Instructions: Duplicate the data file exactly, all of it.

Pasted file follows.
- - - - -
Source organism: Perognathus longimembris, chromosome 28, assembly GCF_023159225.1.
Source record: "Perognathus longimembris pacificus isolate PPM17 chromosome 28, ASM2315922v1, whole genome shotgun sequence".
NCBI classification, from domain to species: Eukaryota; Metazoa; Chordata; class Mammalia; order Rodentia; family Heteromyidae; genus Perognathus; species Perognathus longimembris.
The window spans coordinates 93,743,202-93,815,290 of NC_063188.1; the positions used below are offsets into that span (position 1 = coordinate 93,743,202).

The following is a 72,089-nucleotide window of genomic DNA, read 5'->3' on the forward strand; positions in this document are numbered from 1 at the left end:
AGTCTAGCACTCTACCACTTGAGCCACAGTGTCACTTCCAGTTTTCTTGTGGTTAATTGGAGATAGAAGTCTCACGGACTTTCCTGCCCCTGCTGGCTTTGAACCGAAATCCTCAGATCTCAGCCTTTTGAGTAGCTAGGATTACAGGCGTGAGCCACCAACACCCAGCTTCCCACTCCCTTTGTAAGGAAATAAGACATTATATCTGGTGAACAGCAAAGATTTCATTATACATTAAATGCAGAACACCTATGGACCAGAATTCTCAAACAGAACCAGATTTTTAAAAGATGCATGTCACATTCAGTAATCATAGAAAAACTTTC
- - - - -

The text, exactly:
Source organism: Perognathus longimembris, chromosome 28, assembly GCF_023159225.1.
Source record: "Perognathus longimembris pacificus isolate PPM17 chromosome 28, ASM2315922v1, whole genome shotgun sequence".
NCBI classification, from domain to species: Eukaryota; Metazoa; Chordata; class Mammalia; order Rodentia; family Heteromyidae; genus Perognathus; species Perognathus longimembris.
The window spans coordinates 93,743,202-93,815,290 of NC_063188.1; the positions used below are offsets into that span (position 1 = coordinate 93,743,202).

The following is a 72,089-nucleotide window of genomic DNA, read 5'->3' on the forward strand; positions in this document are numbered from 1 at the left end:
AGTCTAGCACTCTACCACTTGAGCCACAGTGTCACTTCCAGTTTTCTTGTGGTTAATTGGAGATAGAAGTCTCACGGACTTTCCTGCCCCTGCTGGCTTTGAACCGAAATCCTCAGATCTCAGCCTTTTGAGTAGCTAGGATTACAGGCGTGAGCCACCAACACCCAGCTTCCCACTCCCTTTGTAAGGAAATAAGACATTATATCTGGTGAACAGCAAAGATTTCATTATACATTAAATGCAGAACACCTATGGACCAGAATTCTCAAACAGAACCAGATTTTTAAAAGATGCATGTCACATTCAGTAATCATAGAAAAACTTTC